Board of ed contracts don’t stipulate any road test for the license within their program, so once again, you’re at the mercy of whatever the driving school prices dictate, or the parents must navigate an already overloaded and complex method of booking the road tests for themselves, then take a day off work, and loose pay to take their teenagers to some remote location for a road test! Why would you pay and sign up for something you don’t graduate from?
Cheap driving schools have 3 students in the car. They omit highway driving. No such training for high-speed lane-changing , large left turns, and potentially dangerous manoeuvers in city traffic. Good driving schools (above the $600 range), practice test manoeuvers ad finitum. Typically 30-50 times the students will practice the test-saving 3-point turn, parallel parking, hill parking , and reverse perpendicular parking, within the scope of the normal 10, one-hour lesson packages. Ultra expensive courses may also have little merit. From a nationally recognized driving school their slogan should read, “how many extra lessons did you need to pass the test?” (also at an additionally exorbitant price!). They also charge the most, and it is indeed a myth that you save more on insurance than other lessor-priced companies.
A good driving school need not badger you with extra lessons, if the student and if the parent/guardian take it upon themselves to practice at least one-hour per week in addition to driver ed, the Formula works perfectly for success.
A Formula 1 Driving School in Vaughan is such a driving school. Besides it’s frank honesty, which is refreshing, they boost a 98% success rate of first-time applicants for the G2 and G category tests. Mr. Jeffrey Pope, the company’s founder suggests that driver ed be made easy by following simple coaching from his instructors. Offering both male and female instructors, for over 21 years his company teaches in both automatic and manual transmission vehicles. ” Cheaper is definitely not better”, he insists. “By choosing the best driver ed you can possibly afford, you’re going to save both time and money in the long run. The cheaper priced companies either cheat the customer, or cut back on essential training that certainly proves invaluable in a test, or real-life situation.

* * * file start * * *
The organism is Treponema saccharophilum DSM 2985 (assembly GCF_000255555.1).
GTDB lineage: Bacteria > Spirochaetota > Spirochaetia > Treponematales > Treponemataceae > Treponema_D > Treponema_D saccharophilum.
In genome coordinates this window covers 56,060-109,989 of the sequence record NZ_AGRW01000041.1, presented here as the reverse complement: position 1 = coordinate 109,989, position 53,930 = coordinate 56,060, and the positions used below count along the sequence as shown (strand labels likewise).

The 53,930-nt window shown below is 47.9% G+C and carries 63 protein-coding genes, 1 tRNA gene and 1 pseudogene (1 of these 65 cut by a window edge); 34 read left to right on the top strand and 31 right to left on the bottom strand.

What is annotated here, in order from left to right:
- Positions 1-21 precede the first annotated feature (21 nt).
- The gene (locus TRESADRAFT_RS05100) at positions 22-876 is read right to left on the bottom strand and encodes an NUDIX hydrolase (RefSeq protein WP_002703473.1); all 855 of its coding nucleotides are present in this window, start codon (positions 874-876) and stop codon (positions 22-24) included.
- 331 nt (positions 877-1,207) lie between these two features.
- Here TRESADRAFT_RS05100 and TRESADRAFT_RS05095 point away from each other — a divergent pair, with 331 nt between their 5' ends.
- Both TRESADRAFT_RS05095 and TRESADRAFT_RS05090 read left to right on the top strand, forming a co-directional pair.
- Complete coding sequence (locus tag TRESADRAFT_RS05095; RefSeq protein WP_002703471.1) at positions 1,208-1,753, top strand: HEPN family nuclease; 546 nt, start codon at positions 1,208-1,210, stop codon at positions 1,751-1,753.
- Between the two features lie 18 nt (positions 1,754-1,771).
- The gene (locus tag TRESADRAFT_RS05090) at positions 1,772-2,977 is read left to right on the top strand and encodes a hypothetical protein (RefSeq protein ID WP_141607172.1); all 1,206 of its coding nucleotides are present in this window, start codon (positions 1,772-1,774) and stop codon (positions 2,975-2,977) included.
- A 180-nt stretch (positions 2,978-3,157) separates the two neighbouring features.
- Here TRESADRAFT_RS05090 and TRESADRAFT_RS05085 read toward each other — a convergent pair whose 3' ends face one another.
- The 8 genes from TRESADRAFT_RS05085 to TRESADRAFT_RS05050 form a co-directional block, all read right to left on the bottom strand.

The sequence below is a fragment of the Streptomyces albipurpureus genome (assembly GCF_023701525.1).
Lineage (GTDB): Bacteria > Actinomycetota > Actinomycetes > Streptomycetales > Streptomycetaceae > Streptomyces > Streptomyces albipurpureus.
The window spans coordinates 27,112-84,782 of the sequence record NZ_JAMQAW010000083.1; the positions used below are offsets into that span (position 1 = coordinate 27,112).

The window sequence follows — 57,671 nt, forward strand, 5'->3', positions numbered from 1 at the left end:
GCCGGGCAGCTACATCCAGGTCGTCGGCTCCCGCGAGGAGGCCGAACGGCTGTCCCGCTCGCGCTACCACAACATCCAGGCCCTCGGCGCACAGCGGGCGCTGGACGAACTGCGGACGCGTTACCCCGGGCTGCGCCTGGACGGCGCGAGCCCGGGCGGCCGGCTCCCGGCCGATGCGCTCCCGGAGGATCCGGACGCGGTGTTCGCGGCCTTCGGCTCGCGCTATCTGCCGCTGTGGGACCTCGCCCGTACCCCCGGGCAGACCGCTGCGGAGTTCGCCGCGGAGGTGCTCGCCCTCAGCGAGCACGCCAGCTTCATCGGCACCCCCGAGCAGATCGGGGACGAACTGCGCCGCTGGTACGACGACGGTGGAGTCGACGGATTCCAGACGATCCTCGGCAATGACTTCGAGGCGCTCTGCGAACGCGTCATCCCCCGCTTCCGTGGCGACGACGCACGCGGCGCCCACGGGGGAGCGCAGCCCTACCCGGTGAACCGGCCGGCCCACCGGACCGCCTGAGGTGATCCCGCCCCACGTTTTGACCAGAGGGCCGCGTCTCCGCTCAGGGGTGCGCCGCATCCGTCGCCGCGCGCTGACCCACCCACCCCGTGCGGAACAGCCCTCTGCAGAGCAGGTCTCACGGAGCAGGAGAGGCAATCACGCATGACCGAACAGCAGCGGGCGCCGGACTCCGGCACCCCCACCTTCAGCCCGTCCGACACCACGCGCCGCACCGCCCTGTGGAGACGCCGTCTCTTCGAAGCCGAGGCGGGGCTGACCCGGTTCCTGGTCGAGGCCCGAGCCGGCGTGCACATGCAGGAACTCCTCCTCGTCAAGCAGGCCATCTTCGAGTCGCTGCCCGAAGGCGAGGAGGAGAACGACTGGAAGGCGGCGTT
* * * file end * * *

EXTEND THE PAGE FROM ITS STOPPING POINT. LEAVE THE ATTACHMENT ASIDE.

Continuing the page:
A Formula 1 Driving School is renowned for meeting the student’s’ particular needs and for doing things right the first time around. Too many companies both shatter the students’ confidence, or potential to become a great driver. Mr. Pope refers to this phenomenon as “Soul Destroying”. Driving is an art that we should practice every day to get better. Truly, the Formula 1 World Champion is only great tomorrow, because he is, right now, practicing on some exotic racetrack somewhere in the far reaches of the world. So what does that tell us about about our own abilities? Like an old adage , it’s still true for driving, “Practice makes Perfect”. A Formula 1 Driving School has been rated in the top 12 in Ontario.